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Reimagining Mental Health Care

“Our mental health care system is failing!” How often have we heard this cry after the suicide death of a yet another person who did not receive the care they so desperately needed in order to live. Tragic, angry and heartbroken – we feel the ripple effect through our communities over and over again. Yet nothing ever seems to change.

Cracks in the System

When we hear of these failures, our natural instinct is to look for the source of blame or the fracture in the system that caused this tragedy to occur. I truly wish it was as easy as locating the exact spot where the system that broke down in order to make the repair, but the truth is – in my opinion at least – that mental health care requires a completely different focus than physical health care. We just can’t continue to model mental health care after the physical health care system.

Physical Health Care Begins

Our physical health care system certainly isn’t perfect, but it generally works within the system that it was designed to meet. Most of us are brought into the world with a team of doctors or nurses that swiftly evaluate our physical health from the moment we are born. As we grow from childhood into adult, we have a collective understanding of what constitutes good physical health and can usually access routine or emergency medical intervention as necessary. Sometimes our ailments can be fixed quickly, while others may be permanent or require a longer treatment approach. But with physical health, the system is more expansively created into departments, clinics and specialities so we can more easily navigate where we will get our needs met.

Mental Health Care Begins In Childhood

Wouldn’t it be nice to image a mental health system that started at birth? Where babies and families were screened and supported as routinely as their childhood vaccination schedule. Early childhood has a profound and lasting impact on how we navigate the world throughout our lifetime. Attachment and bonding – a concept not as routinely known about by the general public – has a significant impact on a child’s ability to navigate stress and challenges as they age into an adult. It is imperative that children and families have consistent and preventative care to protect their mental health and wellbeing. This doesn’t just happen in a medical doctor’s office – this happens in our homes, our schools, our communities and our recreational facilities. This is where we can all have the greatest impact in supporting children in recognizing the importance of caring for their mental wellness.

The Spectrum of Mental Wellness

Of course, like physical health, there are many factors that will influence the mental health of children and adults across their lifespan. Our mental health will naturally fluctuate in response to our experiences and our responses to these experiences will naturally reflect our mental health. Easily understood, right? These processes are also not visible to the naked eye nor can they be seen on a scan or an x-ray and they are very unique to the individual experiencing them. Working within our mental health system requires time, patience and understanding. A far cry from the hustle and bustle of the busy physical health care system that is the backdrop of popular television dramas and a reality for our medical care providers.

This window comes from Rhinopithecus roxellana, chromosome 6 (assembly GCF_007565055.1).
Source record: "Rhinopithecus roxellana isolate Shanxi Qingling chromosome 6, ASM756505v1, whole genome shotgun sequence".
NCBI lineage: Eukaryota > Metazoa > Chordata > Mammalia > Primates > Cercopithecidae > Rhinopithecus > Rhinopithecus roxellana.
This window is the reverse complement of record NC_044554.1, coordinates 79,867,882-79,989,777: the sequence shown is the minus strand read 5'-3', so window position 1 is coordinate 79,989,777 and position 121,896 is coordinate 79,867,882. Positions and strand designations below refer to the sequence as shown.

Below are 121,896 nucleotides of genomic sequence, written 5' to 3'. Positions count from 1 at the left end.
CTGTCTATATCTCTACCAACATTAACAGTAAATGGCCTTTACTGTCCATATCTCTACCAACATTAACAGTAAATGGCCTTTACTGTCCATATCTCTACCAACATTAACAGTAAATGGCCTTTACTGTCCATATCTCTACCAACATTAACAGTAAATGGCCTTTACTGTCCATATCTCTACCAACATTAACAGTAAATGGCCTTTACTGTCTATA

Hope For Healing

So how do we heal from the pain or trauma that we are experiencing? More importantly, how do we help people that we love who are hurting? It’s a complex question because I don’t know that one answer truly exists but a couple of ideas to consider.

  1. People experiencing a mental health crisis aren’t looking for a quick fix for their problems. They are looking for a quick fix for their pain. When pain is met with compassion and validation, it can begin to subside.  

  2. We can all do better in our understanding that emotional pain looks very different than physical pain. The person may or may not even be aware that they are in pain. It may not look like pain at all, it might look like irritability, anger, aggression, isolation, ignorance – the point is, we need to be able to not only offer hope to those who cry but also to all those who hurt.

  3. Mental health impacts all of us, not just those with a known mental illness. We tend to have a false belief that we need more mental health care for “the other people”, the ones who are really sick or in dire need of services. This is a dangerous myth as is creates that idea that some of us are stronger or more invincible. Our mental health is something that will fluctuate. We will all find ourselves in need of mental health care at some time or another. 

Steps Forward

If you need support or direction, please reach out to us hello@risingtidesnb.com. We created our centre to give people a place of hope for healing and it is our desire that everyone will be able to access the care that they need to recover. 

There are many places to reach out for help but unlike primary physical care, it’s not always easy to know where to start. Most of us will be able to clearly articulate why we are going a doctor about a physical health concern, but it’s much less easy to put into words when our mental or emotional health is suffering.   

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